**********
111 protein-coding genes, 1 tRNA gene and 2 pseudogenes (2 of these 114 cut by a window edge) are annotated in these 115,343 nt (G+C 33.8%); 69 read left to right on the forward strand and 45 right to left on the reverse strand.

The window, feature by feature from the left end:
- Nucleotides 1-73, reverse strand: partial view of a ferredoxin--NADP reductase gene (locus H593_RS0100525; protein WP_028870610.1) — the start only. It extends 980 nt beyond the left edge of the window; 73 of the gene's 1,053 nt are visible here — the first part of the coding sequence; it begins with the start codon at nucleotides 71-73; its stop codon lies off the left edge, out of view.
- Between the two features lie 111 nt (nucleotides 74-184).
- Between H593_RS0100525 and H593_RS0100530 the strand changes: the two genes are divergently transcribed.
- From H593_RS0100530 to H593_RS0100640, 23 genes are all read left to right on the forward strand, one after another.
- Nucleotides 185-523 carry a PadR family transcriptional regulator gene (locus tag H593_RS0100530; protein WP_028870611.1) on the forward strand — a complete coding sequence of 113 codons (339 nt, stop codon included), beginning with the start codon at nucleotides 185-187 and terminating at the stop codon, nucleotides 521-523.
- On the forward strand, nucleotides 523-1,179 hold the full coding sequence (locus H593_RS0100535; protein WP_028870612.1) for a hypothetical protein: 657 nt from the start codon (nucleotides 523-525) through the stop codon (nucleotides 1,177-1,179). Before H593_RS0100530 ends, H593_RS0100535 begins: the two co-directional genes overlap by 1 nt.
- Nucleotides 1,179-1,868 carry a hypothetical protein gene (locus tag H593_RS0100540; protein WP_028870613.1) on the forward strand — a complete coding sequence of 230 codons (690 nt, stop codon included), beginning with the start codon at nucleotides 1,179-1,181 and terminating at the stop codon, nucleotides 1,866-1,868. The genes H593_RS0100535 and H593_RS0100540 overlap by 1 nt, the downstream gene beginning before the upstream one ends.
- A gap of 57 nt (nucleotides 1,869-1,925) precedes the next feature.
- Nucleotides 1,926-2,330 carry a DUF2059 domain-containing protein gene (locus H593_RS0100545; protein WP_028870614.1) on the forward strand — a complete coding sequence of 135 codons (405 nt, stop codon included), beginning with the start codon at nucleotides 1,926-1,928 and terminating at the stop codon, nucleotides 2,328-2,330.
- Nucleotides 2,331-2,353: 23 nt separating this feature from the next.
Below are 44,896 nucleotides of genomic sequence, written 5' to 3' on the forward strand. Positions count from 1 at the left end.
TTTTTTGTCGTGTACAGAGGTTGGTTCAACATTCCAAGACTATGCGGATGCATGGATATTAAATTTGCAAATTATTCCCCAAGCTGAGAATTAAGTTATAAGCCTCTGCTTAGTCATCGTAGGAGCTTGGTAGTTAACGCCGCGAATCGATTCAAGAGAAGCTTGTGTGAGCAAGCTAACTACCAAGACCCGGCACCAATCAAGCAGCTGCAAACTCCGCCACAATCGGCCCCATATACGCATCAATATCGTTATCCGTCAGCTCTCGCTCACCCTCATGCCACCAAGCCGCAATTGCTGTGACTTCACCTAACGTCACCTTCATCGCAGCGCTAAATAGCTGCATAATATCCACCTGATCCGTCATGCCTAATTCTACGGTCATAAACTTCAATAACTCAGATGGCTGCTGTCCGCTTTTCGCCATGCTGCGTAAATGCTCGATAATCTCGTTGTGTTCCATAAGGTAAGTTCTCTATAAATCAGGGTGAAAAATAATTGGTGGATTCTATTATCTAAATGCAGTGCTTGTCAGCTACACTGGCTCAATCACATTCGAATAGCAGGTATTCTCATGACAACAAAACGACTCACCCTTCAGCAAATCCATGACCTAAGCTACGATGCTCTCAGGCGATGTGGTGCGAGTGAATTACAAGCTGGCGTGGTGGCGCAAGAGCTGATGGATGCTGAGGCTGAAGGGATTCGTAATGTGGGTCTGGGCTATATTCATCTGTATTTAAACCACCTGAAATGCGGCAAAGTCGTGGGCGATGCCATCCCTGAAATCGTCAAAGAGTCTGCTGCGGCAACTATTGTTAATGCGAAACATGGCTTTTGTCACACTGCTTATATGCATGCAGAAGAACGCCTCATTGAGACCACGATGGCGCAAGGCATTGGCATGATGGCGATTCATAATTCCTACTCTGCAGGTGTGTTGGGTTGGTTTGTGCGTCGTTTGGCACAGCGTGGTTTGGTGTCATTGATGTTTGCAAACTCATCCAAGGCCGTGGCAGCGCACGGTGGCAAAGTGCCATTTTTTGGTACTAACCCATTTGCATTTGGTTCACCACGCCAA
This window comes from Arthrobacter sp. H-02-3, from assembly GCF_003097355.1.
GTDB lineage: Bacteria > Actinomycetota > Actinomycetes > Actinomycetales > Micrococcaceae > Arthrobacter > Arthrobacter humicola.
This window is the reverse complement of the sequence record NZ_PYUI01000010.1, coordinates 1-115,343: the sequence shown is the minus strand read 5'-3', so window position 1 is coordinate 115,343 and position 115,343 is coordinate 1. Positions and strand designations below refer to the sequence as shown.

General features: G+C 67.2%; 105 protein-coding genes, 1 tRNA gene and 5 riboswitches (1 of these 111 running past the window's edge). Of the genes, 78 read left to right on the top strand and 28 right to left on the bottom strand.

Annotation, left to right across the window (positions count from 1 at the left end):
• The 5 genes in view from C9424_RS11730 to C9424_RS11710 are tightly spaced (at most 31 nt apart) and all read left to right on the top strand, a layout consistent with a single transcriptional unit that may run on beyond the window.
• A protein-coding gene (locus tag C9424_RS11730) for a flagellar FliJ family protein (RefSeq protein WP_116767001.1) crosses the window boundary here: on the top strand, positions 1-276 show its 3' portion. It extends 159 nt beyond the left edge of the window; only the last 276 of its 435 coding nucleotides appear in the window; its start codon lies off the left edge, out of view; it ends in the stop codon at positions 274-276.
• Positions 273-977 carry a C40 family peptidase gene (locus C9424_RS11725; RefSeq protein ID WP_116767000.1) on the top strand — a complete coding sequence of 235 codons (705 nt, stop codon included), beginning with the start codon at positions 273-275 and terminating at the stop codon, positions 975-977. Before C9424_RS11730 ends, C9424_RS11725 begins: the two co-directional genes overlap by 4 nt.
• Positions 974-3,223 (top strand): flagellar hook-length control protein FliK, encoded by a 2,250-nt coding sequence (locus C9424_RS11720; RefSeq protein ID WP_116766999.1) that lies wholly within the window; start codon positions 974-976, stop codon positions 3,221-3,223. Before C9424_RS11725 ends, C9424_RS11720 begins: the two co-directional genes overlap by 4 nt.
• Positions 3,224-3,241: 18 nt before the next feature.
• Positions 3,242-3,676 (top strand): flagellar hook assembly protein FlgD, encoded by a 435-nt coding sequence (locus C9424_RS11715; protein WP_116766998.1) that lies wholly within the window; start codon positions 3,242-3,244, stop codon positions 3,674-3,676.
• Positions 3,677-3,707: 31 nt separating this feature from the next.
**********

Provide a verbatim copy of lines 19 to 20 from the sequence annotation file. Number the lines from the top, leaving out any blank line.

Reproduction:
Annotation, left to right across the window (positions count from 1 at the left end):
• The 5 genes in view from C9424_RS11730 to C9424_RS11710 are tightly spaced (at most 31 nt apart) and all read left to right on the top strand, a layout consistent with a single transcriptional unit that may run on beyond the window.